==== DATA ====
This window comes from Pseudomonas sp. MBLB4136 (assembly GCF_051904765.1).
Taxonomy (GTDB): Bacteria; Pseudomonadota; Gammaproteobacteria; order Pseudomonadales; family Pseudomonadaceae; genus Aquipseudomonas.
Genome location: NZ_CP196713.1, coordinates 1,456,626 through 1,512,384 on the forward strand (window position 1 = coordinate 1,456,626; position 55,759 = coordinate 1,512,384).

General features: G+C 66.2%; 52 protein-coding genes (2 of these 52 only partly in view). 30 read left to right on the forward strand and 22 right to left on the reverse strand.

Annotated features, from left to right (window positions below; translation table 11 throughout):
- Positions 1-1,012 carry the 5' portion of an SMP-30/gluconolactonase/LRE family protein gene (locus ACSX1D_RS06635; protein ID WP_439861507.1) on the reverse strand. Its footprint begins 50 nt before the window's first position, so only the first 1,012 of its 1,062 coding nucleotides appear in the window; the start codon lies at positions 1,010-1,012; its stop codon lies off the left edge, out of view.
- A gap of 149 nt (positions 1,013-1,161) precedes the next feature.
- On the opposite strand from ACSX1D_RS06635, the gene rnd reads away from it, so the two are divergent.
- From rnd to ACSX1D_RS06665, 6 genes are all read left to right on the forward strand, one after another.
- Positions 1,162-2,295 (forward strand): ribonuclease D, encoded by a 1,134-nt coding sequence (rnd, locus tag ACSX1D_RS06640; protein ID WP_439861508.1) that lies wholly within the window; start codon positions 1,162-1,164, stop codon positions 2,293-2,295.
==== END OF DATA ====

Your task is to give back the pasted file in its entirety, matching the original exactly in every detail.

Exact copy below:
This window comes from Pseudomonas sp. MBLB4136 (assembly GCF_051904765.1).
Taxonomy (GTDB): Bacteria; Pseudomonadota; Gammaproteobacteria; order Pseudomonadales; family Pseudomonadaceae; genus Aquipseudomonas.
Genome location: NZ_CP196713.1, coordinates 1,456,626 through 1,512,384 on the forward strand (window position 1 = coordinate 1,456,626; position 55,759 = coordinate 1,512,384).

General features: G+C 66.2%; 52 protein-coding genes (2 of these 52 only partly in view). 30 read left to right on the forward strand and 22 right to left on the reverse strand.

Annotated features, from left to right (window positions below; translation table 11 throughout):
- Positions 1-1,012 carry the 5' portion of an SMP-30/gluconolactonase/LRE family protein gene (locus ACSX1D_RS06635; protein ID WP_439861507.1) on the reverse strand. Its footprint begins 50 nt before the window's first position, so only the first 1,012 of its 1,062 coding nucleotides appear in the window; the start codon lies at positions 1,010-1,012; its stop codon lies off the left edge, out of view.
- A gap of 149 nt (positions 1,013-1,161) precedes the next feature.
- On the opposite strand from ACSX1D_RS06635, the gene rnd reads away from it, so the two are divergent.
- From rnd to ACSX1D_RS06665, 6 genes are all read left to right on the forward strand, one after another.
- Positions 1,162-2,295 (forward strand): ribonuclease D, encoded by a 1,134-nt coding sequence (rnd, locus tag ACSX1D_RS06640; protein ID WP_439861508.1) that lies wholly within the window; start codon positions 1,162-1,164, stop codon positions 2,293-2,295.